This year’s Baseball Hall of Fame ballot, like the decade or so of ballots before it, presents voters with an uncomfortable opportunity for moral evaluation, this time in the form of Carlos Beltrán.
But he is the first of those 2017 Astros, the ones marred by a sign-stealing scandal that looms over the franchise to this day, to make his way onto the Hall of Fame ballot. And he will not be the last.
When the Athletic initially reported the Astros used cameras to steal signs during the 2017 season, Beltrán downplayed his involvement in the scheme, which MLB’s investigation eventually revealed he had helped mastermind. The Mets named him their manager in November 2019, at which point he told the New York Post he hadn’t been aware of any cameras. When MLB released its findings a few months later, the Mets fired him before he ever wrote a lineup.
He wasn’t the only one. The Boston Red Sox fired Alex Cora for his role in the scheme, though they reinstated him after he served a year-long suspension and he remains their manager. The Astros fired AJ Hinch, who found a new home with the Detroit Tigers before the 2021 season and has managed them since. Jose Altuve, who is likely to compile a strong Hall of Fame case by the time he is done, still gets booed everywhere he goes. Third baseman Alex Bregman and shortstop Carlos Correa, who may yet build Hall of Fame résumés, remain stained by the scandal, too.
But no one’s baseball trajectory has sputtered quite like Beltrán’s. He was part of YES Network broadcasts of New York Yankees games last season and will be again in 2023 but has yet to reestablish himself as a managerial candidate. The complication, of course, is that Beltrán had already established himself as a bona fide Hall of Fame candidate as a player.
As of late Monday afternoon, Beltrán was not positioned to hit the 75 percent of votes he would need to be elected to the Hall of Fame this year, according to an unofficial tally of the Baseball Writers’ Association of America ballots compiled by Ryan Thibodaux. Thibodaux’s tracker, which accounted for just less than 50 percent of all ballots expected, projects that, to make it, Beltrán would need votes on more than 90 percent of those ballots that were not yet known. It appears unlikely he’ll make the cut.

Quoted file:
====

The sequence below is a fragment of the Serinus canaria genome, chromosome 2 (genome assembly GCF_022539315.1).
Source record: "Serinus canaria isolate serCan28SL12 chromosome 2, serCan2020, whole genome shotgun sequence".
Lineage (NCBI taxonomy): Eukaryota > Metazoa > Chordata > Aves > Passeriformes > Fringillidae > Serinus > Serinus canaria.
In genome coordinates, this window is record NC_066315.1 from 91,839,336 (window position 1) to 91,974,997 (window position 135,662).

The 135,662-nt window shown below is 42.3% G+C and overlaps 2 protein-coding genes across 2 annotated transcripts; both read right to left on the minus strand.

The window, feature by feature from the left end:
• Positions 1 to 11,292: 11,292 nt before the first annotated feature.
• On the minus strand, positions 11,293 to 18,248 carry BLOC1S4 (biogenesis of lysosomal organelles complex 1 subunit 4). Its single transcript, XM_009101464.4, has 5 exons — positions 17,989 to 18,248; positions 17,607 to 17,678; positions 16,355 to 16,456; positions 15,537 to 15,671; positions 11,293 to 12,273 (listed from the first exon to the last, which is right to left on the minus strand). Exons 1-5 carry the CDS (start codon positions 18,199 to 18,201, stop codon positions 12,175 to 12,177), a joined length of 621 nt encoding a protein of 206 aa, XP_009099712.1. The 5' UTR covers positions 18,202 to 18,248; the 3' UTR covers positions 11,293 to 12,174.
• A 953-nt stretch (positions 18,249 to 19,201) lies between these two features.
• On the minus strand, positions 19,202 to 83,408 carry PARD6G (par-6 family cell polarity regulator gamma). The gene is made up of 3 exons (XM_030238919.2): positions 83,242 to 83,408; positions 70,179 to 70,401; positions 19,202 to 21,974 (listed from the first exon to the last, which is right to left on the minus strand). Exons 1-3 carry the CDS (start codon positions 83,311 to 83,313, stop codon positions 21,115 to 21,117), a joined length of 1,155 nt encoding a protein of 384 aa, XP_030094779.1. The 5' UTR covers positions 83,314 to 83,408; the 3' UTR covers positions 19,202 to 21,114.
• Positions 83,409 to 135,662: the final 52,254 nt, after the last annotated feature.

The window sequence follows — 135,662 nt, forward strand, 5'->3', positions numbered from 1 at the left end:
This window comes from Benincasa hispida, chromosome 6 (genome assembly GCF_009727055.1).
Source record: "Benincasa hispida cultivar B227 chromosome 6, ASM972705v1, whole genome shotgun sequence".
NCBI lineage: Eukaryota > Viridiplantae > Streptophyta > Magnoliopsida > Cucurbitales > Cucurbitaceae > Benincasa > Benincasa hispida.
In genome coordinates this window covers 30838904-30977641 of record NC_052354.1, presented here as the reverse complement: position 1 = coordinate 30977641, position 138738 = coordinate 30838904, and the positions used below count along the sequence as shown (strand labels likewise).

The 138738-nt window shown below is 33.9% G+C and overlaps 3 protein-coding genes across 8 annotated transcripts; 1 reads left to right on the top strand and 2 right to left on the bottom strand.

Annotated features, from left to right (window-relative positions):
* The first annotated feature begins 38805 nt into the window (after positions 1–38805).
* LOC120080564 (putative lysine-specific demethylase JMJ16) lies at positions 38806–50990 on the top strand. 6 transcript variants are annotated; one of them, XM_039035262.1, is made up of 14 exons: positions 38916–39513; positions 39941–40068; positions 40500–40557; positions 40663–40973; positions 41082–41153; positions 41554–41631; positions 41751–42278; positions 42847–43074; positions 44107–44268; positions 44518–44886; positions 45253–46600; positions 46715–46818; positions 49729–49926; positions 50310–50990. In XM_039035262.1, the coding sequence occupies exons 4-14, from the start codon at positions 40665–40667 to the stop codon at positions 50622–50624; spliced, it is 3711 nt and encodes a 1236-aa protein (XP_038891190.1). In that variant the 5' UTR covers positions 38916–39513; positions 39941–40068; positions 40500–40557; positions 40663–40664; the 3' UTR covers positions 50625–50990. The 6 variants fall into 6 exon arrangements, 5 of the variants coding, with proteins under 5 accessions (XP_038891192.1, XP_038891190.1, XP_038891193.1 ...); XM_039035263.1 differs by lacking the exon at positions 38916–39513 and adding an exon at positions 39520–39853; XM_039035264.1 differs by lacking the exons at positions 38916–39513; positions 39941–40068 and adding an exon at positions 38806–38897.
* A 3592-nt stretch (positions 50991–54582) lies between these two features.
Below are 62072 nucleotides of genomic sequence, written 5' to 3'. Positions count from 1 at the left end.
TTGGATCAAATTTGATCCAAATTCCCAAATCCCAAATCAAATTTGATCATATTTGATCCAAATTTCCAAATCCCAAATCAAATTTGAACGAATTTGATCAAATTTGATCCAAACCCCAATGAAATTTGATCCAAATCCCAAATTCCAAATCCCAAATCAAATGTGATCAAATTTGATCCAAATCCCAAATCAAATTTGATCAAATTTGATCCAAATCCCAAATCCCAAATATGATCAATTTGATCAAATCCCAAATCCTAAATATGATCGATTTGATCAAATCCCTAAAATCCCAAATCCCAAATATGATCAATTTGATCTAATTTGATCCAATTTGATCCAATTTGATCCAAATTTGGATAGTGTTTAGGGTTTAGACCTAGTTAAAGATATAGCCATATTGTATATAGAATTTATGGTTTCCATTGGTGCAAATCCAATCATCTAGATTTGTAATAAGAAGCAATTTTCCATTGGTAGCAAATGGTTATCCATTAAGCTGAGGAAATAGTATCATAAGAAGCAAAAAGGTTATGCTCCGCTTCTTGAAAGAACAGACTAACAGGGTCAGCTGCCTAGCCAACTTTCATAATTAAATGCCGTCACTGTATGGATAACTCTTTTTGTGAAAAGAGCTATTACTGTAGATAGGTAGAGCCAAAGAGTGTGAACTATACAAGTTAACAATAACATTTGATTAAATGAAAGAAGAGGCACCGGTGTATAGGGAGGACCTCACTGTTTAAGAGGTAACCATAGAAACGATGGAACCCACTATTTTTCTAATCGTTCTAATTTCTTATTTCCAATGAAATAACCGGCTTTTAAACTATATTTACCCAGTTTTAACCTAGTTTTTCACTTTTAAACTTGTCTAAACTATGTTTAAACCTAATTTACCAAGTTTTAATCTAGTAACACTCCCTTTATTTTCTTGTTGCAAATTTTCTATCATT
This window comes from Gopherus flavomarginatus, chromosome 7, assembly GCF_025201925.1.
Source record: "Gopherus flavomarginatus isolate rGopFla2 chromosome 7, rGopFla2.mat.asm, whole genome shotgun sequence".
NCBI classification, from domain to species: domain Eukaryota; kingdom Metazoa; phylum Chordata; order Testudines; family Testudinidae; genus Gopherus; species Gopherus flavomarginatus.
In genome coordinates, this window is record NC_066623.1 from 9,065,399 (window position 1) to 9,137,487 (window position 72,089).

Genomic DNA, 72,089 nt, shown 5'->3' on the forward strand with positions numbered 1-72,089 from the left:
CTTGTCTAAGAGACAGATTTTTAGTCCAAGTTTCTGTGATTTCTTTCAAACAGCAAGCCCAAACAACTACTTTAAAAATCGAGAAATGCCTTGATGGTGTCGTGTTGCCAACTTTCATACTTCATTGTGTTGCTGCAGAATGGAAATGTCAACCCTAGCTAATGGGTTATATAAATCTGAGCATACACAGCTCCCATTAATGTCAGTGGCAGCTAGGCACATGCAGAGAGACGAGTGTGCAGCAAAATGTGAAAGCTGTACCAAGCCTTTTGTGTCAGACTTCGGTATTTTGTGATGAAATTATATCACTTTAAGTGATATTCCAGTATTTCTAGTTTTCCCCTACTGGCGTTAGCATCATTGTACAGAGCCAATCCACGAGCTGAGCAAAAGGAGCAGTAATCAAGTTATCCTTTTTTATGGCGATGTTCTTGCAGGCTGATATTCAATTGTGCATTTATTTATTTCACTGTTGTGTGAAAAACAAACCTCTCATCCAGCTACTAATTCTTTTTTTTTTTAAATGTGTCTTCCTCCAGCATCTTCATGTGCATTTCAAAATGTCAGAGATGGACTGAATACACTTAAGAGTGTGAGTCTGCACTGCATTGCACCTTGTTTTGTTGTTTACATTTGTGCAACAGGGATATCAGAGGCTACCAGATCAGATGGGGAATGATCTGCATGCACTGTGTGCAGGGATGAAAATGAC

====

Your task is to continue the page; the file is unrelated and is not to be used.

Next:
BBWAA voters do not include eligible Washington Post journalists, who are not permitted to cast Hall of Fame ballots. Results of the vote will be announced Tuesday.
Former San Francisco Giants second baseman Jeff Kent, controversial in his time for a prickly persona but not for any ties to scandal, was supported by 33 percent of voters last year. He will fall off the ballot if not elected this season, meaning he would have to hope for more support from one of the Hall of Fame’s era committees — groups of executives, writers and former players.
Former Philadelphia Phillies and St. Louis Cardinals third baseman Scott Rolen might have a chance this year if he improves on the 63 percent of voters he convinced last year. The same could be true of former Colorado Rockies first baseman Todd Helton, whose box was checked on 52 percent of ballots in 2022. Comparing Hall of Fame candidacies across positions is not always useful, but Beltrán holds up against those contemporaries, too: Neither accumulated as many FanGraphs Wins Above Replacement as he did. Neither came within 60 career home runs of Beltrán’s 435.
Beltrán also holds up against those who played the same position. Only six center fielders over the past 100 years accumulated more FanGraphs WAR than Beltrán. All of them, with the exception of still-active Mike Trout, are Hall of Famers. Only four career center fielders have hit more homers or driven in more runs during that span. In those cases, all four are in the Hall of Fame, too.
He was also a prolific playoff performer, helping five franchises to October appearances. He hit .307 in 65 career postseason games with a 1.021 on-base-plus-slugging percentage.
In the past 75 years, or since Jackie Robinson began the process of integrating the major leagues, 182 players have stolen at least 200 bases. None did so with a higher rate of success than Beltrán, who stole 86.4 percent of the bases he sought.
Beltrán also established himself as one of the more reliable defensive center fielders of an era that didn’t exactly want for them. He won three Gold Gloves. He is ninth in career outfield assists in the past 75 years, fifth among center fielders.
He was an all-star nine times, something 90 other players in history can say. Of those 90 players, 21 are not in the Hall of Fame. Seven are near-locks but not yet eligible. Another, Gary Sheffield, is on the ballot with Beltrán this year. Six — including Bonds, Rose, Rodriguez and Roger Clemens — have ties to performance-enhancing drugs or other scandal.
Exactly how much Beltrán’s ties to the Astros’ cheating scheme will be responsible if he falls short this year will be difficult to discern. Though some writers explain their voting choices in public forums, most do not. And Beltrán did not hit any of those magical thresholds, such as 500 homers or 3,000 hits or some ungodly number of World Series titles, that could solidify him as a sure thing in Cooperstown. But his nascent candidacy is likely to be the first of many that will require voters to consider members of the 2017 Astros and their part in one of the most prominent cheating controversies in baseball history.
Whatever happens Tuesday, the voters will have plenty of time to consider his candidacy in future years; he already has received far more than the 5 percent of votes required to stay on the ballot, according to Thibodaux’s tracker. But whether he can hit the 75 percent required for election is a more complicated equation, one that will require voters to consider that uncomfortable Astros variable along with the otherwise pristine résumé it marred.